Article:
Monday, June 24, 2013

What Is It About the Old & New Testament and Parents Eating Their Young?

How do we create bullies? And how do we create children who can be bullied? For surely we are each born innocent and identically needful of love, comfort and care. We are also each born different - each a unique mix of capacities, limits and potentials. And the contexts into which we are born are myriad. Still, i have been with groups of toddlers through five year-olds and all i see in children at these ages is desire to connect, play, learn. When does malice appear and from where does it come? I know that there is great power - for good and ill - in the choices that parents make: punish, reward, ration or shower love, support or coddle, and so on. As Alice Miler writes in Thou Shalt Not Be Aware: Society's Betrayal of the Child (NY: Meridian, 1984):
Children who are respected learn respect. Children who are cared for learn to care for those weaker than themselves. Children who are loved for what they are cannot learn intolerance. In an environment such as this they will develop their own ideals, which can be nothing other than humane, since they grow out of the experience of love. (p.97)
My mind and heart is filled with concern for how we treat children and how those of us, having once been children and still bearing that experience in our bodies, were once treated. Twenty-five years ago i came across the work of Alice Miller and, as for many people, i was able to free myself from soul-destroying pain and sadness. But it was hardly a total freeing. It was a step and i have continued that journey haltingly over the years. Now, as a father of a four-year-old and stepfather to two others, the urgency of that journey begun over two decades ago quickens my step. I am absorbed once again in understanding the roots of violence in our world. And i am once again discovering the astounding power of Alice Miller's insights into human behaviour and, of course, parenting in particular. And i am anxious about this for while i often embrace the notions of radical scholars and activists, i find myself hesitant in this case. Part of this hesitation has to do with my reluctance to accept the scale and enormity of the implications of Alice Miller's findings - the sheer numbers of humans bound up in violent childrearing. And another part of my reluctance is fear of being judged, if not ostracized, by many people (including my family, of course) who will have one more reason to think me an idealistic lunatic. So i am reminding myself of what i learned twenty-five years ago and what has been one of the most powerful influences on my life.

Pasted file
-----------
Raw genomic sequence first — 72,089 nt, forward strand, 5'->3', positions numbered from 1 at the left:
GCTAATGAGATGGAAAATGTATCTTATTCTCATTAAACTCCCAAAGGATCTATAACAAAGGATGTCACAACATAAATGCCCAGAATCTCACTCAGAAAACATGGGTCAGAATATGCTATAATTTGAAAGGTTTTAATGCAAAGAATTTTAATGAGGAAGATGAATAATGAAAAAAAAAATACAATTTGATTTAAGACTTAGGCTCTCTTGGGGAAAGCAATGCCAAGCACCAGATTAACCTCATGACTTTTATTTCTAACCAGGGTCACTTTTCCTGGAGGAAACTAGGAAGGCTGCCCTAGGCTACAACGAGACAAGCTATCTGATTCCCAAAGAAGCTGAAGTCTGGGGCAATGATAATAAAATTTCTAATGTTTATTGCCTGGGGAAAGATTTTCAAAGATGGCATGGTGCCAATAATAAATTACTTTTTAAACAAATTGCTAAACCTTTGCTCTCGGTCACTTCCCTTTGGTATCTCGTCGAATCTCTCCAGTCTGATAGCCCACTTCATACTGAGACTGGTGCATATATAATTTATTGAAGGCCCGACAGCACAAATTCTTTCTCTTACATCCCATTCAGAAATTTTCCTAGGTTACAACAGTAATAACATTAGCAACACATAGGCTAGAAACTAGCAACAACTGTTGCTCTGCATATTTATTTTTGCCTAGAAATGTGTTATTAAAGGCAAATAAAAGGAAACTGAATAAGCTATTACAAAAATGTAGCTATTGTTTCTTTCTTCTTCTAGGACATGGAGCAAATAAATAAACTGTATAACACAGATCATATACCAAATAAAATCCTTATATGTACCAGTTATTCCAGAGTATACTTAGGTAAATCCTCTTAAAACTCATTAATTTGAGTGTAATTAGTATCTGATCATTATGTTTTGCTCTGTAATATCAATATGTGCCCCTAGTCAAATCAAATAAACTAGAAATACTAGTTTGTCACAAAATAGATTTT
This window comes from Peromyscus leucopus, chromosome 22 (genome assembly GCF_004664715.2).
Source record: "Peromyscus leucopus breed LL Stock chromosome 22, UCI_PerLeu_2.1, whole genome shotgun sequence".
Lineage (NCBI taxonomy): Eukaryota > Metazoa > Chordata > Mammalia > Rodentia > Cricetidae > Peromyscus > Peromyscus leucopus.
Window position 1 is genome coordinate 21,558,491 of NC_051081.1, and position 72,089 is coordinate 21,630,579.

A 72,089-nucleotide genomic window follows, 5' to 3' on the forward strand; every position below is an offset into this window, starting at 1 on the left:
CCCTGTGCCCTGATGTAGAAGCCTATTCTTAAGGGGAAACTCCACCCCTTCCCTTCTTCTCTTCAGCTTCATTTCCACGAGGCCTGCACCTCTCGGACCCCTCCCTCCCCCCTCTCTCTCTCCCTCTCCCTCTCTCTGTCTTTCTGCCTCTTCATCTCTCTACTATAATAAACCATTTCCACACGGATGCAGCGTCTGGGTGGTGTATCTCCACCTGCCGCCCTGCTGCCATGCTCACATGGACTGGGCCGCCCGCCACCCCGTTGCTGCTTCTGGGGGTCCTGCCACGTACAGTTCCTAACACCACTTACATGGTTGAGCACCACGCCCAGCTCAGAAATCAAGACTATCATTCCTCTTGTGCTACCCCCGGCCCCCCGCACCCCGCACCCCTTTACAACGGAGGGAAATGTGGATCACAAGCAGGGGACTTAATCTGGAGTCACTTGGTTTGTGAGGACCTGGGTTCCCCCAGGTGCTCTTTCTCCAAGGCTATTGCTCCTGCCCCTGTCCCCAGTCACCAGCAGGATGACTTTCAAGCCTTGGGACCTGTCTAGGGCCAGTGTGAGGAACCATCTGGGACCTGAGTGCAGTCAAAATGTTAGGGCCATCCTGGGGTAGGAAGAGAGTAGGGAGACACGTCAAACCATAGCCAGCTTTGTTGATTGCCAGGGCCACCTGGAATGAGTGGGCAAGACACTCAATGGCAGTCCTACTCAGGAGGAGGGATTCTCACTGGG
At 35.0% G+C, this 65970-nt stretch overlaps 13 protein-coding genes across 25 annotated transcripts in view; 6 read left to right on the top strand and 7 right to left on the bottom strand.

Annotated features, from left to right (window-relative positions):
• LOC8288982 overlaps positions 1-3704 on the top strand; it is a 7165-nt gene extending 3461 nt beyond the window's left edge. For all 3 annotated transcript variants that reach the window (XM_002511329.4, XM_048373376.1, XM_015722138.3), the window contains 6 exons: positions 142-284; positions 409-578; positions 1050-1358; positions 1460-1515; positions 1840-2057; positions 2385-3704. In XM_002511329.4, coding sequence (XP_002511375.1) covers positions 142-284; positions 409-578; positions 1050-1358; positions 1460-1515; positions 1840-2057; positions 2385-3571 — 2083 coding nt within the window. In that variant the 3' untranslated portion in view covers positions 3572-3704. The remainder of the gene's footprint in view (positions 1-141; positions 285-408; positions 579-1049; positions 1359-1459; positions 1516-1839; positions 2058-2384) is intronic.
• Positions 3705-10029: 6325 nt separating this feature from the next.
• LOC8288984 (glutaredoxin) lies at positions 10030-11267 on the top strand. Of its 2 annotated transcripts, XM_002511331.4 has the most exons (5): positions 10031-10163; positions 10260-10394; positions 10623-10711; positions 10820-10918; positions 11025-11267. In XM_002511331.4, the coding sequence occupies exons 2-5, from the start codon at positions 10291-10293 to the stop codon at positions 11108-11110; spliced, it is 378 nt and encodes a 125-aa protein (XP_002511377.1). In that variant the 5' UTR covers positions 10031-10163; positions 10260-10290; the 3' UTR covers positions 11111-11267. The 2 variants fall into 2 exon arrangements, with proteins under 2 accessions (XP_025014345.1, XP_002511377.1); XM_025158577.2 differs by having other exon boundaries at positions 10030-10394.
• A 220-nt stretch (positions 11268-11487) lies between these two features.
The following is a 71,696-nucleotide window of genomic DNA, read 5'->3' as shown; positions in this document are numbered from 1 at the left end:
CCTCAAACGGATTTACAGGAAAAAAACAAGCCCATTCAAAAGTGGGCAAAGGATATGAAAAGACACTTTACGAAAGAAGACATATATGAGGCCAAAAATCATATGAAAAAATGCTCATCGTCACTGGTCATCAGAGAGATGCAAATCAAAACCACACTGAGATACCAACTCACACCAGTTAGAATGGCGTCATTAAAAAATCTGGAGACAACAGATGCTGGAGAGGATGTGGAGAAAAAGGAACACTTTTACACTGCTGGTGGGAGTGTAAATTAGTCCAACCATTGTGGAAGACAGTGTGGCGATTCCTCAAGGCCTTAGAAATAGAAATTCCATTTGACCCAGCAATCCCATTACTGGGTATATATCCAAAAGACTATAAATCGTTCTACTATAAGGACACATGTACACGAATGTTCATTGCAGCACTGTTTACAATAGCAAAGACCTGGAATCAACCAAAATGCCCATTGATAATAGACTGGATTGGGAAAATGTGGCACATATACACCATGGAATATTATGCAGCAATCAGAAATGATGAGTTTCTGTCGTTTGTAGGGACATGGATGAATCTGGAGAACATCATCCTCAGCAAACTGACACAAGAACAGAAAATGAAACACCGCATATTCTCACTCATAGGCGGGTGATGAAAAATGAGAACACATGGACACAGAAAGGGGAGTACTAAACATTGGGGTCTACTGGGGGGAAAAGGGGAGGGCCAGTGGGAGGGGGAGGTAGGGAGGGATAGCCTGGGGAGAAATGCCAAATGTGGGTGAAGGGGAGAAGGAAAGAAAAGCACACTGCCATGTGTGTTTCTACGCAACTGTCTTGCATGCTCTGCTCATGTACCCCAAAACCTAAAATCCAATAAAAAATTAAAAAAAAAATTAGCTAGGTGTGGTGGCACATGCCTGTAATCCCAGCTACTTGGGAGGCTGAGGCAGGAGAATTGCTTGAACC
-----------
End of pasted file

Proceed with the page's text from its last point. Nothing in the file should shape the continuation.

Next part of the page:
My continuation (including retracing) of my journey brought me back, once again, to the story of Abraham and Isaac. For this story is compelling evidence of the antiquity of the advocacy for and cultural value placed on parental violence against children. 

Is the story of Abraham's binding and (near) sacrifice of his second son a parable about faith and obedience or could it be about something quite different?  There is, of course, a long tradition of interpretation of this tale amongst all three of the abrahamic religions (mind you, in some muslim traditions the sacrificed is Ishmael). But whether Jewish, Christian or Muslim, it is a story about faith, obedience, surrender, submission to a divine being. This story disturbed me deeply as a child and eventually exposed for me the deep contradictions of the religion for which i was an altar boy for at least seven years. The story, as i'm sure many of you know, has it that Abraham, commanded by his god to bind and slay (or, according to some translations, slaughter) his son Isaac. At the last second Abraham is stopped and is "given" a goat to slay instead. 

Alec Gelcer, a friend and fellow-storyteller, shared with me a different interpretation he came across. There is a detail in the story that i suspect escapes most people (as it certainly did me until Alec pointed it out). Abraham is given the command to slay his son by God; but he is stopped by an angel. Why the difference? Some scholars would say that an angel can speak only the word of god so, essentially, there is no difference. But storytellers know, as do talmudic scholars, that details matter and are clues to other paths of meaning. In this case, as Alec explained to me, the interpretation was that, while God had indeed commanded Abraham to slay his son, this was not a test of faith but rather of the degree to which Abraham had internalized ethics (which i define following Albert Schweitzer as that which contributes positively to life). And, in this interpretation, Abraham fails the test. His God, being disappointed, sent a clue about his disappointment by delegating to an angel the mission to halt the infanticide (though in some interpretations Isaac is a young adult). Not a test of faith, but a test of ethics. Not a lesson on blind obedience but of compassionate witnessing. And Abraham failed miserably (though his authoritarian parent of a god did, perhaps, take pity on him by sending the angel which also, pedagogically-speaking, created a new phase of the test - one that we've only taken several thousand years to decode). But this story of child sacrifice sits at the origin of the three religions that now span the globe and include over half the human population of the planet. (Alec passed away suddenly several years ago but his sharing with me of this perspective on the Abraham and Isaac story was a most powerful and lasting gift.)